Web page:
November 10, 2020 | Online
Seasoned negotiators and co-authors Dr. Rebecca E. Webber Gaudiosi, Jimena Leiva-Roesch, and Ye-Min Wu joined us for a discussion on the building blocks for successful multilateral negotiations and how they have evolved in a virtual environment. They shared relationship-based negotiation strategies and outlined how they can generate better outcomes for all parties and the world at large. This conversation was a part of our Professional Development Series co-hosted by Women In International Security. Members can watch a recording on our Member Career Resources PlatformFor more from our speakers, check out their WFPG Voices blogpost on Diplomacy in the Virtual Era and their website.
This program was held in partnership with the Robertson Foundation for Government.

Advice from our Experts

Key Tips for a Successful Negotiation

  1. Make Friends: Negotiation is personal. You have to meet the person, not just what they represent, in order to build trust and a lasting relationship.
  2. Think Interests: You need to understand the other party’s interest in order to reach a solution. Try working through the “interest ladder”: what are their assumptions, what information are they utilizing, and what made them decide on that position?
  3. Remain Neutral: Be aware of the “credibility problem”: the sector is small and people will know your reputation before they even meet you, so make sure you always maintain your composure.
  4. Be Prepared: Do your homework before showing up by knowing the context of the negotiations. Is there an upcoming election? Is one party facing a security issue? Being prepared also applies to more superficial things; how you dress or style your hair sends a message one way or another.
  5. Use Creative Problem-Solving: Come to the negotiations with an open mind and know that the outcome is probably not going to be what you expected. Be flexible, and understand that ultimately you are playing the long game to build relationships and build trust that will last over time.

Protect the Legitimacy of the Outcome

  • In order for a negotiation to be successful (i.e. produce an outcome that is accepted and implemented), everyone needs to view it as fair and feel like they were able to have a voice and participate.
  • The legitimacy of the negotiations hinges on the reputations of the negotiators and on the process. The outcome legitimacy can be thrown in doubt if certain negotiators or delegations are set on “winning,” the chair of the negotiations is biased, or there were perceived favorites.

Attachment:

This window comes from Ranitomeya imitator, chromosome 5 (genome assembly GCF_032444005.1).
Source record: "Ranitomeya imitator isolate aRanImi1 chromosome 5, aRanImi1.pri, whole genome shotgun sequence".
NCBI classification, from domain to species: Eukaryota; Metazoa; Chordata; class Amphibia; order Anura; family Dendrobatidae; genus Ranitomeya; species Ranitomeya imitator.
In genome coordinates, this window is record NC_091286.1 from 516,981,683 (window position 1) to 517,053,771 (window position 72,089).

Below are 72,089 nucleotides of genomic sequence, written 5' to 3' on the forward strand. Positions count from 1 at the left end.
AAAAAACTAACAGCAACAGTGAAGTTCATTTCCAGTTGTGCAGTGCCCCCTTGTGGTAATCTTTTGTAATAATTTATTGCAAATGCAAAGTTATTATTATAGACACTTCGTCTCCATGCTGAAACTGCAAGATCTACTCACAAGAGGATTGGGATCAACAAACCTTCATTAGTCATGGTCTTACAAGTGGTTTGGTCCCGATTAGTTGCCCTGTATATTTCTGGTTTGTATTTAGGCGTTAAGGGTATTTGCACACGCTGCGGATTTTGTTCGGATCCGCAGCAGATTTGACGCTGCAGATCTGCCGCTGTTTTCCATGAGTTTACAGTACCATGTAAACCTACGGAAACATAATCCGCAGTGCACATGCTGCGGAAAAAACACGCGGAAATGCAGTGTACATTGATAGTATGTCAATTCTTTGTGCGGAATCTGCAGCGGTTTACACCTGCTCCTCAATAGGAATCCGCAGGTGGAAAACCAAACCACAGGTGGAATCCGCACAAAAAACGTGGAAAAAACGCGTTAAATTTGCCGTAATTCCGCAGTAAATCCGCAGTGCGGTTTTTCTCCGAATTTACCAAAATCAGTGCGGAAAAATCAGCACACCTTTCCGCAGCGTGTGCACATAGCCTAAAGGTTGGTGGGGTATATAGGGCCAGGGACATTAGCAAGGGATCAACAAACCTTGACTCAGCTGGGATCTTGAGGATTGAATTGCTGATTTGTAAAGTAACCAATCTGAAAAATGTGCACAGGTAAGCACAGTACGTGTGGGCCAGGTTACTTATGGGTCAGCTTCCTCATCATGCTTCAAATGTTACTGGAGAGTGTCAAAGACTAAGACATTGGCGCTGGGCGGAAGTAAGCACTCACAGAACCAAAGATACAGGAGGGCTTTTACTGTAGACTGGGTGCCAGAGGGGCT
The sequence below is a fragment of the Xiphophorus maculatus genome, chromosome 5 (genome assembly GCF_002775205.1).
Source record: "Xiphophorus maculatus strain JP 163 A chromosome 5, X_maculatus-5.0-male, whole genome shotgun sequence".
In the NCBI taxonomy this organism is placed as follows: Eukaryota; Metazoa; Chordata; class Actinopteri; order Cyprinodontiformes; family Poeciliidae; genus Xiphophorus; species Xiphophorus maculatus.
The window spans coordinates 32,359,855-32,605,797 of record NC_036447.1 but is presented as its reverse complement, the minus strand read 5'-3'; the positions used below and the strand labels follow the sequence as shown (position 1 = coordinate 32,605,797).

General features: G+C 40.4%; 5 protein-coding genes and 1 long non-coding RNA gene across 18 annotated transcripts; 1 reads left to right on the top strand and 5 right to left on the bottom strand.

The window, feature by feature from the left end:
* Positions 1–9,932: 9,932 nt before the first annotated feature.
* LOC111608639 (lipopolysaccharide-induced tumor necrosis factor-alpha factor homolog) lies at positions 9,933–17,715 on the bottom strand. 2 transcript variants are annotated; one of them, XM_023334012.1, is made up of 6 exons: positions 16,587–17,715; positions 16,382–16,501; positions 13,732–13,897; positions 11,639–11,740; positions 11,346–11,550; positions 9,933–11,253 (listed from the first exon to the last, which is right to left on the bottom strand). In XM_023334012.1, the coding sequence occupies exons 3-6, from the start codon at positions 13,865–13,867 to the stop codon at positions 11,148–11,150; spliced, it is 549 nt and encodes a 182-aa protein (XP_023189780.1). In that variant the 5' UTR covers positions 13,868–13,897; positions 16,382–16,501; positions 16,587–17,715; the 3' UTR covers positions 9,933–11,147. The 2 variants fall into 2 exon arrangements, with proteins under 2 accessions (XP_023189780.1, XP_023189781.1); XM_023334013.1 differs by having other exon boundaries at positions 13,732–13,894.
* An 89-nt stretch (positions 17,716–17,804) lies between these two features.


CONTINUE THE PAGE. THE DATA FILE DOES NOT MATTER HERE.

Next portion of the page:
• In order for a negotiation to be successful, make sure it isn’t an experience where some people felt that they won and others felt that they lost. Everyone should feel like they played an equally important role within the negotiation process.
  • You can strengthen the legitimacy of the outcome through strategic use of negotiator theater. Use this to send signals, underline certain messages, or act out a compromise to make the negotiation seem more transparent.

Key Takeaways

  • The best agreement is more than an exact compromise. Try to find common ground between your interests and their interests, and be willing to think outside the box when coming up with a solution.
  • Again, negotiations are personal. It is important to be able to have a meal with the other delegation(s) afterwards, because those personal moments are when the real negotiations begin
  • As a negotiator, you are not in the business of changing minds. Your job is to look at another party’s underlying interests and try to meet those needs, not to convince them that your point of view is the right one
  • Come to negotiations with an open mind because the outcome will not always be exactly what you are anticipating or hoping for.
  • Use your personal qualities - age, race, gender, etc - to your advantage. You should be using your experiences in order to relate to other negotiators and build relationships.

Thank you to our speakers!

Rebecca Webber GaudiosiA scientist turned diplomat, Dr. Rebecca E. Webber Gaudiosi represented the United States at the UN from 2006 – 2014. She was responsible for U.S. engagement with over twenty-five multilateral organizations working on environment and climate change and also led on sustainable development issues at the UNGA, including Rio+20.


Jimena Lieva-RoeschFrom 2009 to 2015, Jimena Leiva-Roesch was at the Permanent Mission of Guatemala to the UN in New York. She was the lead negotiator on climate change and the Sustainable Development Goals (SDGs). Ms. Leiva-Roesch is currently a Senior Fellow with the International Peace Institute where she leads a global study on the implementation of the 2030 Agenda.


Ye-Min WuYe-Min Wu has worked with the Ministry of Foreign Affairs, Singapore for over a decade. While at the Permanent Mission of Singapore to the UN, she chaired UN negotiations and represented the Group of 77 and China in negotiations on sustainable development. She is currently Singapore’s Deputy Permanent Representative to the WTO and WIPO.